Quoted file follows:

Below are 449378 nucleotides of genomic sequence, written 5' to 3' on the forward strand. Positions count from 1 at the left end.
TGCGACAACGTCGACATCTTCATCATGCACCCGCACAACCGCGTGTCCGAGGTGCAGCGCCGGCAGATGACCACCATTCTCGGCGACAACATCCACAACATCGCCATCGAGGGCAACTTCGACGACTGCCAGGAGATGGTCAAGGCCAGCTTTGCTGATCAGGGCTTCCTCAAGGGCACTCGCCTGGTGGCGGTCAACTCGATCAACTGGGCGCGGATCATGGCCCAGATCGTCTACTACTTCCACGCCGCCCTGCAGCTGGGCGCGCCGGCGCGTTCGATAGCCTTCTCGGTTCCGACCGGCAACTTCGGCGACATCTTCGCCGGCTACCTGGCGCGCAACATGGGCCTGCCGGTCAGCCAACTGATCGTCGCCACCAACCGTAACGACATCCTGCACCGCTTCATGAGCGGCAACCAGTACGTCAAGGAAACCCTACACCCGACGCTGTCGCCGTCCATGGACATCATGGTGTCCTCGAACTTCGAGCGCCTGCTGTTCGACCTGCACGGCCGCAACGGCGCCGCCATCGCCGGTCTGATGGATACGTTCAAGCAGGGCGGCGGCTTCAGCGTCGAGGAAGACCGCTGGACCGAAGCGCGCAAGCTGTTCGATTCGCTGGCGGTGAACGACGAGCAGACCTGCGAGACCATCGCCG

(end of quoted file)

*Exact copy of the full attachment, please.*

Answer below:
Below are 449378 nucleotides of genomic sequence, written 5' to 3' on the forward strand. Positions count from 1 at the left end.
TGCGACAACGTCGACATCTTCATCATGCACCCGCACAACCGCGTGTCCGAGGTGCAGCGCCGGCAGATGACCACCATTCTCGGCGACAACATCCACAACATCGCCATCGAGGGCAACTTCGACGACTGCCAGGAGATGGTCAAGGCCAGCTTTGCTGATCAGGGCTTCCTCAAGGGCACTCGCCTGGTGGCGGTCAACTCGATCAACTGGGCGCGGATCATGGCCCAGATCGTCTACTACTTCCACGCCGCCCTGCAGCTGGGCGCGCCGGCGCGTTCGATAGCCTTCTCGGTTCCGACCGGCAACTTCGGCGACATCTTCGCCGGCTACCTGGCGCGCAACATGGGCCTGCCGGTCAGCCAACTGATCGTCGCCACCAACCGTAACGACATCCTGCACCGCTTCATGAGCGGCAACCAGTACGTCAAGGAAACCCTACACCCGACGCTGTCGCCGTCCATGGACATCATGGTGTCCTCGAACTTCGAGCGCCTGCTGTTCGACCTGCACGGCCGCAACGGCGCCGCCATCGCCGGTCTGATGGATACGTTCAAGCAGGGCGGCGGCTTCAGCGTCGAGGAAGACCGCTGGACCGAAGCGCGCAAGCTGTTCGATTCGCTGGCGGTGAACGACGAGCAGACCTGCGAGACCATCGCCG